West Africa has intensified its response to the deadly Ebola epidemic, with Sierra Leone uncovering scores of dead bodies during a 72-hour shutdown and Liberia announcing hundreds of new hospital beds.
The outbreak has killed more than 2600 people in the two countries and neighbouring Guinea this year, cutting a swathe through entire villages at the epicentre and prompting warnings over possible economic catastrophe.
Most of Sierra Leone’s six million people were confined to their homes for a third straight day on Sunday, with only essential workers like health professionals and security forces exempt.
Deputy Chief Medical Officer Sarian Kamara said authorities had received thousands of calls but only a handful of new patients in the Western Area covering Freetown and its surroundings.
“We were … able to confirm new cases which, had they not been discovered, would have greatly increased transmission,” she said.
“Up to this morning, we had 22 new cases. The response from the medical (teams) has improved and the burial teams were able to bury between 60 to 70 corpses over the past two days.”
Liberia meanwhile has announced plans for an increase in beds for Ebola patients in its overwhelmed capital Monrovia, raising the number from around 250 to 1000 by the end of October.
The move comes two weeks after the World Health Organization (WHO) warned the country, worst-hit in the outbreak with more than 1450 deaths, was about to see a huge spike in infections, with thousands of new cases imminent.
“Patients are being rejected … because there is no space. So the government is trying its best to finish the 1000 beds so we can accommodate all the patients,” Information Minister Lewis Brown said.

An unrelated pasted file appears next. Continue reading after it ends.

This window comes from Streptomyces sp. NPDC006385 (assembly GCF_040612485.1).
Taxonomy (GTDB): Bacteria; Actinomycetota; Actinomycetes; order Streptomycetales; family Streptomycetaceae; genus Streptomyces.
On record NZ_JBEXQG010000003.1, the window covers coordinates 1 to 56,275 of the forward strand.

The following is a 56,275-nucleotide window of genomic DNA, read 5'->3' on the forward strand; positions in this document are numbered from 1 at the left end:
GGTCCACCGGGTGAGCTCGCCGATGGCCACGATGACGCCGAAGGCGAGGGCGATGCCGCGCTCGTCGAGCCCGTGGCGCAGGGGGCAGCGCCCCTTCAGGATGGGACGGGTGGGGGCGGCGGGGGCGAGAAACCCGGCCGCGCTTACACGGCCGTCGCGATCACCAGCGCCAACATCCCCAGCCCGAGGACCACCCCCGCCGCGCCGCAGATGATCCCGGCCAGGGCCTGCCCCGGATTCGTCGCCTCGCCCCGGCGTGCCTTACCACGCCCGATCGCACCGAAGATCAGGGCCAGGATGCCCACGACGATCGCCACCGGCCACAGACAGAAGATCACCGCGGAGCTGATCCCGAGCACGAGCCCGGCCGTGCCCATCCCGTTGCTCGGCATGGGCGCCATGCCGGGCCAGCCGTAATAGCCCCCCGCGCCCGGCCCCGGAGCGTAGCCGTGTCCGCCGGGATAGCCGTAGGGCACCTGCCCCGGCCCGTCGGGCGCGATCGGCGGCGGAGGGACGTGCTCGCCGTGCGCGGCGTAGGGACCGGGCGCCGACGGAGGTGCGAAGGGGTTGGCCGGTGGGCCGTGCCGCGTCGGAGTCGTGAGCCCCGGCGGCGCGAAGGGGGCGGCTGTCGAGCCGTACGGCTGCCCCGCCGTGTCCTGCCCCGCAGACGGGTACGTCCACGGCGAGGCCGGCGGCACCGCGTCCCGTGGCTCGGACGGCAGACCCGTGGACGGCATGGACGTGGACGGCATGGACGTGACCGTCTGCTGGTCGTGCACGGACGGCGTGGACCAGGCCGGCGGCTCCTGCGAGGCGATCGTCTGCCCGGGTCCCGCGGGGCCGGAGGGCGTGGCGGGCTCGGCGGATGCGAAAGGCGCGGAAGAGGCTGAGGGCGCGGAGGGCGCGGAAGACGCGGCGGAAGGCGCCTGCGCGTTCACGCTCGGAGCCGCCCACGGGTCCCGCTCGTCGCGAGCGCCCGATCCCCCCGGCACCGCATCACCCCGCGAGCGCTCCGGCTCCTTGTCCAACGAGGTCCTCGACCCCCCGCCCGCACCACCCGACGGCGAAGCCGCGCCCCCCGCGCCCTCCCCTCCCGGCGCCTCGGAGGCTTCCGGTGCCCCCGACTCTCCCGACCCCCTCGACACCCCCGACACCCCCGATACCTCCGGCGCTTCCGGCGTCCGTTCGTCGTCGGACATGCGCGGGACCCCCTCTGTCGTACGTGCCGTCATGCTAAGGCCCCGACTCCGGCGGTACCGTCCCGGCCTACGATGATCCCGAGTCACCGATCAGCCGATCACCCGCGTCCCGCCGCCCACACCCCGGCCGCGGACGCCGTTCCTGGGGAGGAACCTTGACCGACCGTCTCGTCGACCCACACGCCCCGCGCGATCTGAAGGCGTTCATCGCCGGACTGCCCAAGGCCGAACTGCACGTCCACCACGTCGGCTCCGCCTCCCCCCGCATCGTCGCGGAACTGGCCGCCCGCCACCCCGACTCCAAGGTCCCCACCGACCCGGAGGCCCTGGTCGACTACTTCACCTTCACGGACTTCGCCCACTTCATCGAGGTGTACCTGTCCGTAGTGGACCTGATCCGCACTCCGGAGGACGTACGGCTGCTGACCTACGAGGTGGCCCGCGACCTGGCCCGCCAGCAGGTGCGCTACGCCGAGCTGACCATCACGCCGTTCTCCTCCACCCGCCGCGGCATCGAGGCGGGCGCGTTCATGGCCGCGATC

A second deployment of US troops arrived on Sunday at Liberia’s international airport, 55 kilometres east of Monrovia, as part of an eventual 3000-strong mission to help battle the outbreak.
“Some American troops came soon this morning. They arrived with tactical jeeps,” an airport source told news agency AFP, without giving the size of the unit.
Pentagon spokesman Rear Admiral John Kirby told reporters on Friday a C-17 aircraft with equipment and seven service members had already landed, with two more cargo planes carrying 45 personnel due to follow over the weekend.
The team will set up a headquarters for Major General Darryl Williams, who will oversee the US mission to train local health workers and establish additional medical facilities, he said.
Military engineers are due to build new Ebola treatment centres in affected areas, Washington said last week, while US officials will help recruit medical personnel to work at the units.
The latest WHO figures show Liberia reporting 2710 cases, but they were given a week ago, and the government’s two Ebola units in Monrovia say they have been deluged by patients in recent days.